What is Necrotizing Fasciitis?
Necrotizing fasciitis, which is popular among layman’s term as a flesh-eating disease, is an infection caused by several bacteria affecting the fascia. The fascia is the fibrous connective membrane of the body, which may be separated from other specifically organized structures. Despite being called as the flesh-eating disease, the bacteria is not actually eating nor consuming the affected tissue.
In fact, it is the toxins released by the bacteria that result to the destruction of the affected tissue. The release of these toxins would also initiate the activation of T-cells that could result to excessive cytokine production and eventually lead to toxic shock syndrome. The toxic shock syndrome would usually be the fatal outcome once the bacteria’s toxins have infested on the tissues thereby affecting the blood flow to the body eventually.
Causes of Necrotizing Fasciitis
Necrotizing fasciitis can affect a person’s skin, fat and the surrounding tissues of a muscle. It is a rare condition but can be very progressive once an infection settles in. There are various bacteria that can cause the necrosis or death of the tissue. These bacterial invasions are classified into two types: Type I, which is a polymicrobial infection and Type II or monomicrobial infection.
- In Type 1 necrotizing fasciitis, the most common bacteria are the Aeromonashydrophila, Bacteroidesfragilis, Group A Streptococcus, Clostridium perfringens and Staphylococcus aureus.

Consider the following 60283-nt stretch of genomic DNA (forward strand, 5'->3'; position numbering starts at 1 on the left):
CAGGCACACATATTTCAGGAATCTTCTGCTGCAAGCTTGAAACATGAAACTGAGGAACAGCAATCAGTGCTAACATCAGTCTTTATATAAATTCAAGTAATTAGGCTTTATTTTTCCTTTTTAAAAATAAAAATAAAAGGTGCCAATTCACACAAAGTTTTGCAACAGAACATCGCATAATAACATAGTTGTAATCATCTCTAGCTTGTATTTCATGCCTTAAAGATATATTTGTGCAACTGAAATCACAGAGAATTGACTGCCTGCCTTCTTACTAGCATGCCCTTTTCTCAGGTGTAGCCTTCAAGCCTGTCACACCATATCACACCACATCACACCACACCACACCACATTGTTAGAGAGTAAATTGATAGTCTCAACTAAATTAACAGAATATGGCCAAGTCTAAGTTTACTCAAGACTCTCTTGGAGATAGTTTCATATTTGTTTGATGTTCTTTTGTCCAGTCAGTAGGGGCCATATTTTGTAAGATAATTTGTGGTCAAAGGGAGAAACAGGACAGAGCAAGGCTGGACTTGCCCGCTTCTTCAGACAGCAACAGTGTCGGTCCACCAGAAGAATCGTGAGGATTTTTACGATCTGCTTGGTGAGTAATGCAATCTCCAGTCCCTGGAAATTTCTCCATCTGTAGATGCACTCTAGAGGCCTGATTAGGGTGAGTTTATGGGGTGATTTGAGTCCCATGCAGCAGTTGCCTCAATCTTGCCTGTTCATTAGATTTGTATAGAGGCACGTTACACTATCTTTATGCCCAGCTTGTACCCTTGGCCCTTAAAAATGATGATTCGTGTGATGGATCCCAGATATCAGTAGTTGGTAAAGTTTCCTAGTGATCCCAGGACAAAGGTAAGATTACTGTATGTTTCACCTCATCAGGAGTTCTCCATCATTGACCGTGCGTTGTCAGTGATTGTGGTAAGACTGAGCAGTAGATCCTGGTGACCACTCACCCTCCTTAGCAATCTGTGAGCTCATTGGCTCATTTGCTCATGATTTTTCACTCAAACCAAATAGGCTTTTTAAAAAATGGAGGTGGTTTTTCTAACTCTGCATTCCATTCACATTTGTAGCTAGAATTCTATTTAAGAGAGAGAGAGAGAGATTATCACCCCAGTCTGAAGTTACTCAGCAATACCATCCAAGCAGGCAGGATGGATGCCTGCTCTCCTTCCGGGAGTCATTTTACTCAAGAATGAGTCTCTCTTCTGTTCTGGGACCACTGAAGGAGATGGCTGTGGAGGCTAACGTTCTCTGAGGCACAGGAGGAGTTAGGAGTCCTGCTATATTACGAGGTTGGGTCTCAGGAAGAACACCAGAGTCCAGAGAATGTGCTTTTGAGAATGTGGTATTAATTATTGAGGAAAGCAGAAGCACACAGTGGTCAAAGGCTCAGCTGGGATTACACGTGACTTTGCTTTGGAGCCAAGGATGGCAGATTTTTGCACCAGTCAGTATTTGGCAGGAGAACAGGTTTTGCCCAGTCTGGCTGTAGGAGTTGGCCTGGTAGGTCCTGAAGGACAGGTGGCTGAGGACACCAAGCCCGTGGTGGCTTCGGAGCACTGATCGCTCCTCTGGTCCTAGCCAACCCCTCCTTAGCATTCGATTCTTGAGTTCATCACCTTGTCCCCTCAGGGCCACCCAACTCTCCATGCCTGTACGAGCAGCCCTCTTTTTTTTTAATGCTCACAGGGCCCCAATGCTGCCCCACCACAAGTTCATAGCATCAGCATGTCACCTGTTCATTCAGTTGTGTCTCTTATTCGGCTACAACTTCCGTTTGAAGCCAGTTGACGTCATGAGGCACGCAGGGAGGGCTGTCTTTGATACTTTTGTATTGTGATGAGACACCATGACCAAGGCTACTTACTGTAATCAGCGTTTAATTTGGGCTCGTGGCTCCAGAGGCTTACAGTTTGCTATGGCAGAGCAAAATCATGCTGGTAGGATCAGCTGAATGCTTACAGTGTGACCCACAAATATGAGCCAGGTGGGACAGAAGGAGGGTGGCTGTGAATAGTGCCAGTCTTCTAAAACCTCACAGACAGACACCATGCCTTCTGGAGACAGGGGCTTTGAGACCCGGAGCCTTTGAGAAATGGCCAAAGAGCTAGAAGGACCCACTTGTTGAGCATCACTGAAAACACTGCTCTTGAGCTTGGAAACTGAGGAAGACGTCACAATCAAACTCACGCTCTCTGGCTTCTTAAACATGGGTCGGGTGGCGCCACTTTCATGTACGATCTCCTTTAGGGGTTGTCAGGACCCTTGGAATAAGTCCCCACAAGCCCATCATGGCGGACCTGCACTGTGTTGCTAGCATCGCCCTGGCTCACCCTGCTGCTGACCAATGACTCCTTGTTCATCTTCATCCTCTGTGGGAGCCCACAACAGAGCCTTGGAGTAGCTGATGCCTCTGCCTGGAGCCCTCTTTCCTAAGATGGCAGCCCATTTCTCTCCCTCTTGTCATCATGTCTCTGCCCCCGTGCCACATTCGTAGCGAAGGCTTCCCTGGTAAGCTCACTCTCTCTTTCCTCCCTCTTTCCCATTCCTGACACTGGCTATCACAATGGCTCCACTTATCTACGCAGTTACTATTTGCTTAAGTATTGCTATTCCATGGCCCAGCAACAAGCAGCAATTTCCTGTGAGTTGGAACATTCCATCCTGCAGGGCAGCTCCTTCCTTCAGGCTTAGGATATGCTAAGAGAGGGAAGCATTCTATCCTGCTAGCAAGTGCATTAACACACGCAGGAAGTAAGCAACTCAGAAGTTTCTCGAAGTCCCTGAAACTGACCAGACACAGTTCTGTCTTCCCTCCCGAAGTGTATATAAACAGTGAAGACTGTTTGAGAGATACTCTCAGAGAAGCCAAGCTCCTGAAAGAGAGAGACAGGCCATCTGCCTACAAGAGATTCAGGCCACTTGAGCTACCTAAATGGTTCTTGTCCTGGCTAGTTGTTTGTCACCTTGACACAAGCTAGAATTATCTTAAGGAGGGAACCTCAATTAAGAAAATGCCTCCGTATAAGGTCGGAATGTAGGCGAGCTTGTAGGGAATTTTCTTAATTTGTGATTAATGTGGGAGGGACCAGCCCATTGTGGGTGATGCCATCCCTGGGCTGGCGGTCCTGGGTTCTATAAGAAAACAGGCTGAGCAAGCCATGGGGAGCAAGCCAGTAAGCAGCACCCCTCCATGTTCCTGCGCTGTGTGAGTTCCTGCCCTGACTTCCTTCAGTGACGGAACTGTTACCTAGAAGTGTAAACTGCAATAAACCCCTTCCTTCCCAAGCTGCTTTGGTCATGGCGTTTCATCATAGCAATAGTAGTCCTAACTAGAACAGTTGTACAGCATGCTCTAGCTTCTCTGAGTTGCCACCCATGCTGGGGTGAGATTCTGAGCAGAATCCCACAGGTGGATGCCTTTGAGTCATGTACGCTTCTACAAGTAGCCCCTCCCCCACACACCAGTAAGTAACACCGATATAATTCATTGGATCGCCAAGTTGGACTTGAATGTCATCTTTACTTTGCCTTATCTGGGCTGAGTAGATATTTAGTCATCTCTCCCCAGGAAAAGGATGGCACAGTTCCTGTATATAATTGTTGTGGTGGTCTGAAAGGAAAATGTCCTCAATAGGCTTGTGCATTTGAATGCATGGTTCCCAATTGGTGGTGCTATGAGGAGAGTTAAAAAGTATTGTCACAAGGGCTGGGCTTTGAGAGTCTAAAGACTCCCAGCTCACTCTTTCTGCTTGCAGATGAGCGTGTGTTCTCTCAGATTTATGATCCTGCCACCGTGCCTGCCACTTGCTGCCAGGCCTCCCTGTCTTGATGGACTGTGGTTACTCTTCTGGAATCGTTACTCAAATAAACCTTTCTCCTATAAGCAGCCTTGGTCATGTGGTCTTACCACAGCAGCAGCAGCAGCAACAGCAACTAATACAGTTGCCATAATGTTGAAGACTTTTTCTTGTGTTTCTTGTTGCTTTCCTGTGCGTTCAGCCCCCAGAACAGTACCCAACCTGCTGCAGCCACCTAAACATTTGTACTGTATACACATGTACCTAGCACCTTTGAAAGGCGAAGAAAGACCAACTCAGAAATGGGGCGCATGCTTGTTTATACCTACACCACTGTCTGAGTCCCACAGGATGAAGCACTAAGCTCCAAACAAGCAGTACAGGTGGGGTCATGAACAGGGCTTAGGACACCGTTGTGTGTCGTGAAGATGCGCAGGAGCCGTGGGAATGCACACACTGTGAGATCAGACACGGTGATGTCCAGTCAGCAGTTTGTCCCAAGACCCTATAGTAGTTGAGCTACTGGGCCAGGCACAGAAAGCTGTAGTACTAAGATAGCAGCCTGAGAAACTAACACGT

- In Type II or monomicrobial infection, the causative organism could be any of the above mentioned bacteria. But the most common source of infection would be the Group A Streptococcus.
- Methilicilin Resistant Staphylococcus aureus (MRSA) is another type of microorganism that is highly likely to cause Type II necrotizing fasciitis.
Who are at high risks for necrotizing fasciitis?
- Persons who are the highest risks for this condition are those who are immunocompromised and those who have chronic conditions like diabetes, cancer, liver and kidney diseases.
- Persons with an open wound could also be infected as the wound could serve as a portal of entry for the microorganism especially if the person is exposed to sea water. The most common and the most dangerous affected parts are the abdominal wall, arms and the legs.
- Persons who have undergone surgery are also at risk because of the wounds obtained from surgery.
Signs and Symptoms
- Individuals who are affected by this condition would usually complain of severe pain.
- The affected tissue can also appear red and swollen and may feel hot upon touching.
- Fevers and chills can also be experienced as part of the inflammation process. These symptoms are actually similar to that of cellulitis.
- However, as the condition worsens, skin changes would continue to progress and would eventually include ulceration, formation of bullae, gas formation in the affected part and pus production. Worsening of the affected area can be quite fast, especially if not treated correctly either through surgery or antibiotics. Skin ulceration can progress to as fast as a few hours until such time it leads to tissue death or necrosis if not properly addressed.
- Other symptoms of the disease can include diarrhea and vomiting, as well as nausea, dizziness and weakness.